My assignment was to talk about interreligious engagement. It didn’t seem too difficult a topic given the recent shooting in Kansas City. The interconnections between Christians and Jews would be obvious. The shooter had meant to kill Jews but unintentionally had targeted Christians, showing that we’re all in this life together. Hate hurts all of us. In the aftermath, the helpfulness of already-established relationships between rabbis and pastors would be evident, the value of dialogue clear.
But just as I was getting deep into my topic, a frustrated hand went up.
“Sharon, I don’t think you know what it’s like here in the heartland. What you say may be true in Wichita or Topeka, but in rural Kansas, we don’t have rabbis or imams or Buddhist priests. We think we’re doing interfaith if we meet with the Baptists!”
As I mentally scrambled to regroup my thoughts, he continued.
“Our challenge is a community of Spanish speaking people who we don’t understand. The English speaking people think the Hispanics are talking about them! There’s a lot of suspicion and fear going both ways.”
“So we’ve started an English-as-a-second-language class to reach out and try to make connections. It helps everybody.”
Ahhh…Not inter-faith, but inter-cultural in this case. A Disciples pastor and congregation, reaching out beyond the usual boundaries of their community with Christ’s love. Making connections, establishing relationships, moving toward dialogue. Being part of a movement for wholeness. This is what Disciples do.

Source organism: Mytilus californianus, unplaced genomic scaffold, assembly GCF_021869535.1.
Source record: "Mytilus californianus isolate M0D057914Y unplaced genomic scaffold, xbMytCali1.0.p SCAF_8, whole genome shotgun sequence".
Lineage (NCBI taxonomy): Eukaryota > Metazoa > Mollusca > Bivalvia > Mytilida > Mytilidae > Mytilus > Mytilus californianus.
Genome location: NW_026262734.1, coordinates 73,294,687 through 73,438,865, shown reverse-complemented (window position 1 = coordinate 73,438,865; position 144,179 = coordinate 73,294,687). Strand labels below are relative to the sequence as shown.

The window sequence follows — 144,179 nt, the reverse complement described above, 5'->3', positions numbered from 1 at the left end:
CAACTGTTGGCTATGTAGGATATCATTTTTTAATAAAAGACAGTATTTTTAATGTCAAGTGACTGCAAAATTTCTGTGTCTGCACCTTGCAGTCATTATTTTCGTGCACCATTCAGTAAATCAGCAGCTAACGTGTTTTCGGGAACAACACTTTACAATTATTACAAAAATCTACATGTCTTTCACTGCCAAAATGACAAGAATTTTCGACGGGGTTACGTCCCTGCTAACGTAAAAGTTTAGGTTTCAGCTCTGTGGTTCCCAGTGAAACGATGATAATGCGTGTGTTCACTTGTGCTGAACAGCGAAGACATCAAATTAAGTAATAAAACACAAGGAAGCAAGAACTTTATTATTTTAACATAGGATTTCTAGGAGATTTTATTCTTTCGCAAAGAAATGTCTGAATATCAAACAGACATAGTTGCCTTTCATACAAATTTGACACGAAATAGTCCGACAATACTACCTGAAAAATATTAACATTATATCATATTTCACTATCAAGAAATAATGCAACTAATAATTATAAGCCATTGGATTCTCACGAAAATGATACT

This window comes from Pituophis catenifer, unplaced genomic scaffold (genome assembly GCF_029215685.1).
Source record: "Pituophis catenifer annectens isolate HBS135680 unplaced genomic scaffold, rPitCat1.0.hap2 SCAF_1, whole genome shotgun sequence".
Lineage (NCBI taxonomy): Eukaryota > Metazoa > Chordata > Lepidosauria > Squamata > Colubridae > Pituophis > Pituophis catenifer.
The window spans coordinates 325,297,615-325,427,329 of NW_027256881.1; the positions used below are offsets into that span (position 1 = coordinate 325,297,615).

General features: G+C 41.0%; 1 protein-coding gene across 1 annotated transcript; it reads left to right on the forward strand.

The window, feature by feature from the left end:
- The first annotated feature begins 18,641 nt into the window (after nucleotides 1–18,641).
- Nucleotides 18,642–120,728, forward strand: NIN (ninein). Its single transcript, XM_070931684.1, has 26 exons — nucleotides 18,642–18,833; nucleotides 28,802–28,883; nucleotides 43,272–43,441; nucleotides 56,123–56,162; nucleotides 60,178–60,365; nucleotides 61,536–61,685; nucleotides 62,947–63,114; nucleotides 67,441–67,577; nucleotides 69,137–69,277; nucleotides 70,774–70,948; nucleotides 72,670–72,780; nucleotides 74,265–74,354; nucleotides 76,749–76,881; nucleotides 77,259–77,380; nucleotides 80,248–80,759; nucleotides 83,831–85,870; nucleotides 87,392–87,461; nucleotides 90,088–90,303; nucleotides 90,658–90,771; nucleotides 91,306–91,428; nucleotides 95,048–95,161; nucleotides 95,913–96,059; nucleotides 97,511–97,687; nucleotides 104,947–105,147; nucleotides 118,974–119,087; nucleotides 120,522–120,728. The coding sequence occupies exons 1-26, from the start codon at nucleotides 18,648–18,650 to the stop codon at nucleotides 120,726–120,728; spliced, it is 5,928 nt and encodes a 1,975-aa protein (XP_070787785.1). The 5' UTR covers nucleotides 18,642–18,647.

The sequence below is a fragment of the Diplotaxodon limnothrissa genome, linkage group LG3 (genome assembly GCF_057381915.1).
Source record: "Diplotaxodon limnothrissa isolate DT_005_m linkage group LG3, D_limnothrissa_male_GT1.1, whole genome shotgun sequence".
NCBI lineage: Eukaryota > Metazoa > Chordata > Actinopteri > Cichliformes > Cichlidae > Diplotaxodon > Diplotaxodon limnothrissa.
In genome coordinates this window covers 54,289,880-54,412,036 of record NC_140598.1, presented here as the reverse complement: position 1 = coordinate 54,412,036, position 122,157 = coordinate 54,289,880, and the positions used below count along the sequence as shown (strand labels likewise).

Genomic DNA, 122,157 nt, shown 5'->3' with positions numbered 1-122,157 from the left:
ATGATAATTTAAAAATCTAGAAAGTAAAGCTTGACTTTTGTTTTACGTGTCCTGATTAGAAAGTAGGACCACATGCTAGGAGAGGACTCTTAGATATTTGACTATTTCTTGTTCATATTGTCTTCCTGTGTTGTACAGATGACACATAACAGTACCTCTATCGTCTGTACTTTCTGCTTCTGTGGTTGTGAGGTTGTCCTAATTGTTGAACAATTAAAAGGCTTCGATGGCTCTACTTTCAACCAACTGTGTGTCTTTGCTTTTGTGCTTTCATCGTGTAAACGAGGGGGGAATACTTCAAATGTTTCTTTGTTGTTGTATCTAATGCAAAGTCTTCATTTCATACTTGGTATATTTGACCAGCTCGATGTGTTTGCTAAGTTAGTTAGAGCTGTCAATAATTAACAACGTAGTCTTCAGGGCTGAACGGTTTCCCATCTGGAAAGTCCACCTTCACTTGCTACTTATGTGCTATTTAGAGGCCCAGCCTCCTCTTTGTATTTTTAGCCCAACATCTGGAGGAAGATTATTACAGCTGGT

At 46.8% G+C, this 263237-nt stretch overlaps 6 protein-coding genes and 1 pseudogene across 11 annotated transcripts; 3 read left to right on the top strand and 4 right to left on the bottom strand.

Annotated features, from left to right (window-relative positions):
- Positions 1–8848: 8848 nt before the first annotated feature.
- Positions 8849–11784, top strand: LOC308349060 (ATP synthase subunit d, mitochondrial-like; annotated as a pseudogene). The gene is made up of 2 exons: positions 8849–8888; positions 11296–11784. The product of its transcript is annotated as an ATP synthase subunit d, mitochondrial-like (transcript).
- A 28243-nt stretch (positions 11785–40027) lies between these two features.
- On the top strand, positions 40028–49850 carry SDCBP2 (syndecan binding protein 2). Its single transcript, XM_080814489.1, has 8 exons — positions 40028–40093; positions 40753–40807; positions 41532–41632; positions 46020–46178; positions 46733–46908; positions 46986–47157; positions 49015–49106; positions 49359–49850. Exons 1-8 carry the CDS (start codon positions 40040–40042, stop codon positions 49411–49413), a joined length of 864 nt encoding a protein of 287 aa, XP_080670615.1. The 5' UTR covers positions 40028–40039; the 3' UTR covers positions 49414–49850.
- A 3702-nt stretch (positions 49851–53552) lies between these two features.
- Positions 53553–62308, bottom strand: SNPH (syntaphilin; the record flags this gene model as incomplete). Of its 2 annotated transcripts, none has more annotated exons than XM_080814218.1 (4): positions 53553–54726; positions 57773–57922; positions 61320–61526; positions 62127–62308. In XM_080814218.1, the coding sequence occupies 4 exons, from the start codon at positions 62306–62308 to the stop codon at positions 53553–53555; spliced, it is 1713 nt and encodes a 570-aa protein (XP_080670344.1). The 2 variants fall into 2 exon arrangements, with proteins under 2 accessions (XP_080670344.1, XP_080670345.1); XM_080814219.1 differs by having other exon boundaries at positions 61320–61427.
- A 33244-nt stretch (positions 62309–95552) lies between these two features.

Another pastor jumped in.
“One night at youth group, one of the youth spoke up, ‘We’ve never talked to a black person.’ They all nodded agreement. So I got on the phone and called my African American colleague in the city and asked if we could come and visit.”
Making connections, establishing relationships. Moving across the usual social boundaries. At our best, this is what Disciples do. Because this is what Jesus did. Jesus broke bread on a hillside with anyone and everyone who had shown up. All were welcome. Jesus dispensed forgiveness and healing to whoever asked.
It stirred up controversy then as it does now.
Even so, all across the US and Canada, Disciples every day join with neighbors to create partnerships. Sometimes it’s in the aftermath of storms, sometimes in the midst of social change, often in the wake of economic downturn.
Another pastor told me, “The diversity we deal with here is economic diversity – trying to build community among the have’s and have not’s.”
The details of the situation will differ, but the underlying theme is the same: We are disciples of Christ, a movement for wholeness, God’s wholeness, reaching across the boundaries that separate. We make connections, establish relationships, share in community. In this Easter season, whether it’s interfaith or ecumenical or inter-cultural or economic, I celebrate disciples’ witness. God’s love is stronger than human hate.